By Andy Sambidge
Chesterton says schemes would help expats afford to buy amid emirate's booming house price rises
Chesterton, the international property agency, has called on Dubai developers to reintroduce rent-to-own schemes to help expats struggling to afford to buy in the emirate's booming real estate market.
The company said rent-to-own schemes, which were popular during the early 2000s when Dubai was establishing its own property marketplace, would help those struggling to afford to buy amid stricter regulations designed to cool rising prices.
It added in a statement that the objective of these schemes would also "inspire confidence in buyers and reduce the risk element in buying into the UAE market".
Robin Teh, country manager, director valuations and advisory at Chesterton MENA, said: "There are several expats who have been here for years and are now looking at buying a property, but are finding it difficult due to the current mortgage cap restrictions
"Exponential growth in the UAE property market has made buying a property - a near difficult proposition for majority of end-users. Mortgage regulations requiring 50 percent of down payment for expatriates has further made the option to mortgage an expensive deal. The regulations have stabilized the market and at the same time made property investment an 'unaffordable deal' for most expat residents who usually cannot cough up down payment requirements.
"The solution to this is rent-to-own option which gives you the flexibility to terminate the contract towards the end of the tenure if the decision has not been made to purchase the house without any penalty," he added.
A typical rent-to-own real estate agreement is structured like an option contract. It allows the tenant to purchase the property at a fixed price within a specific period of time.
A portion of the monthly rent paid during the lease period is counted towards the down payment on the property. Usually the property is leased higher than the market rate to cover the option price or the deposit that tenant has to pay to activate the option.
If the tenant is unable to exercise the option to buy, the owner is then free to rent or sell the property to another buyer.
Simon Gray, managing director, Chesterton MENA said: "Rent-to own schemes have various benefits for both tenants and developers. While sellers get an option fee and potential buyer, tenants get to live-in the property and try out the neighbourhood before actually settling in for the long-term.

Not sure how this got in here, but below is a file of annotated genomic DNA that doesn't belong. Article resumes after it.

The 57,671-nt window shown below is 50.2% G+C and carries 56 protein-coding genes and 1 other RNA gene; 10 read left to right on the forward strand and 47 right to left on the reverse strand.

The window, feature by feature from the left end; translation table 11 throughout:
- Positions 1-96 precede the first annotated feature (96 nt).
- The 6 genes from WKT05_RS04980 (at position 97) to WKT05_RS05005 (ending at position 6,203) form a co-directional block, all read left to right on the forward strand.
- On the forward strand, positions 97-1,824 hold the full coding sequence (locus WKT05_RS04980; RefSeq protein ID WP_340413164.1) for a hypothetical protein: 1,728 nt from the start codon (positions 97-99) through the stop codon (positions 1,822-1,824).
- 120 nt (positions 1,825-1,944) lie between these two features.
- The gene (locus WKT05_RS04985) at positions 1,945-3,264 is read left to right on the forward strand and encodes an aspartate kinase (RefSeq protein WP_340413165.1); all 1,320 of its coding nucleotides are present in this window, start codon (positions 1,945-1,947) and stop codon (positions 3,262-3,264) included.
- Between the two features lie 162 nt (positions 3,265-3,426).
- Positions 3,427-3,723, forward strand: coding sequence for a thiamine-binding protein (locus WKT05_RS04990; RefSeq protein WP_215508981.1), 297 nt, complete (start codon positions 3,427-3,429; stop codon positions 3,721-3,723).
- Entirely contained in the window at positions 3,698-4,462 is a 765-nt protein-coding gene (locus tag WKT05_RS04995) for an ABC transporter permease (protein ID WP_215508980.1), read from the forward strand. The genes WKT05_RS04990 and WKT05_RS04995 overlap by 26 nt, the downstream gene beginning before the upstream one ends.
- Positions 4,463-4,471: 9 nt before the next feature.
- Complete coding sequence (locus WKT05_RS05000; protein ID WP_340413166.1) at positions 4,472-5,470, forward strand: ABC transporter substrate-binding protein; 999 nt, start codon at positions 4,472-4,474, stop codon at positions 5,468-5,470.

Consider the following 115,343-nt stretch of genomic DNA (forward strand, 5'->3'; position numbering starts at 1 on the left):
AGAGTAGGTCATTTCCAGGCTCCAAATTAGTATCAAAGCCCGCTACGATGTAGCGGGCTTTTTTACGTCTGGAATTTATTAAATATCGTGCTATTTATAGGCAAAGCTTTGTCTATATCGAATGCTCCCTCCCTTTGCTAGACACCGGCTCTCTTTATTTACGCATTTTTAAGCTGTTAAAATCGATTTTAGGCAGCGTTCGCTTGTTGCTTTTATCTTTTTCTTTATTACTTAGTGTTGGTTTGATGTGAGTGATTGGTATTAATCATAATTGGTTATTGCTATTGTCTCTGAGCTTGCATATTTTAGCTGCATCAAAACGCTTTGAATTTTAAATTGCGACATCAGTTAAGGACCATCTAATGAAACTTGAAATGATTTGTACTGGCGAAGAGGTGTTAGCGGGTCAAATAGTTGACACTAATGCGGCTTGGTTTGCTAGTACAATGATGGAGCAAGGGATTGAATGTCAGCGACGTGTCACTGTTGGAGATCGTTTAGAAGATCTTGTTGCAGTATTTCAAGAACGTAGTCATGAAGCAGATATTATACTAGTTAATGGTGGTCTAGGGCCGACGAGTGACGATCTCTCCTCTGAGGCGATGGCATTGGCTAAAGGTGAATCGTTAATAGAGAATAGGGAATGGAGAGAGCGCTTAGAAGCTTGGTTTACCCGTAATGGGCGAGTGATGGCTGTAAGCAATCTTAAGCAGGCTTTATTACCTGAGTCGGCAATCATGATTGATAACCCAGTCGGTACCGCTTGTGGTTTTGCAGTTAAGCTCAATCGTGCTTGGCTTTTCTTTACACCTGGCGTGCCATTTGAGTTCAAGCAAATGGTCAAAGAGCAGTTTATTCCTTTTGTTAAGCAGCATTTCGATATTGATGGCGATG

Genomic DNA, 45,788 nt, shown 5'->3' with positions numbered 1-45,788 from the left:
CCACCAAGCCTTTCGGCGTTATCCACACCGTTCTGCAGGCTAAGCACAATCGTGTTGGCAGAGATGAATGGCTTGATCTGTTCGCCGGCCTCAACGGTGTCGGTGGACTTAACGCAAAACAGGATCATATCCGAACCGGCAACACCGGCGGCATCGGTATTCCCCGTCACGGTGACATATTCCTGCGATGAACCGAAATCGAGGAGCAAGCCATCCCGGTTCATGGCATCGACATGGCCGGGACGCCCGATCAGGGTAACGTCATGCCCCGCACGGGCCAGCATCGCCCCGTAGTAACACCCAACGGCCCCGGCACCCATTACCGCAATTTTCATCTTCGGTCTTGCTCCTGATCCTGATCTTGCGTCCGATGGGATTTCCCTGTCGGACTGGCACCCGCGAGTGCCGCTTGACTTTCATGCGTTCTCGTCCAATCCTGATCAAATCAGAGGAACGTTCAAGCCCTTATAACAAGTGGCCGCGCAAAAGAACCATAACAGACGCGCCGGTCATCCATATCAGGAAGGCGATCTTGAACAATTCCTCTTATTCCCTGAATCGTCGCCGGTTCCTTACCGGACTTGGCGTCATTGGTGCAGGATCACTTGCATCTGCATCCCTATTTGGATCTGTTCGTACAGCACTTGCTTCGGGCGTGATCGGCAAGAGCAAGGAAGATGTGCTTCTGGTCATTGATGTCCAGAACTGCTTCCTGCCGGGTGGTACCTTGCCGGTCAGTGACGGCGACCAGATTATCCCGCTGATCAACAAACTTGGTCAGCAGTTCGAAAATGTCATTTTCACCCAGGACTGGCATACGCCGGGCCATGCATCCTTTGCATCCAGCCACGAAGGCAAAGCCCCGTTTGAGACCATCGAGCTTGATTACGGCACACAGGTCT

"It also provides an opportunity for the seller to sell the property at a higher asking price because buyers who cannot own a house in any other way are usually willing to offer a higher future price based on the assumption that the market will improve."
He added: "From developer's point of view, offering a lease-to-own scheme will surely open up an additional pool of potential buyers and is an option worth considering as the market starts to further consolidate.
"The objective of these schemes will inspire confidence in buyers and reduce the risk element in buying into the UAE market. Such schemes would benefit the investors and sellers in the current scenario, where the property prices have become more stable after exponential growth over the last year."
This is undoubtedly a well founded lobby, back in the previous boom both Emaar and Union Properties, plus a number of others, adopted this approach and it worked to the advantage of both parties.
Prices are slowing but they have still risen too quickly over a short period for a measured recovery, which continues to sound the bubble alarm bells.
The real estate market can be a boon for the Government, developers, the individual buyers and everyone in between like brokers and contractors etc provided things are done right. If done right, all the jokers and fly by night swindlers will not see light of the day. Only the good substantial property buyers who are small or large and any investors will be in the market giving credibility to the whole trade. The Government has to use carrot and stick to the developers, specially the developers who flaunt the guidelines and laws. Among some of the rules developers are to follow should be a) enough liquidity b) strictly follow escrow account rules c) and must have strict completion dates requirement. There were small projects in Greater Dubai that were sold in 2006 when Burj Khalifa was starting. Till now Burj Khalifa is finished and occupied but whereas such complex is still a year away to be finished.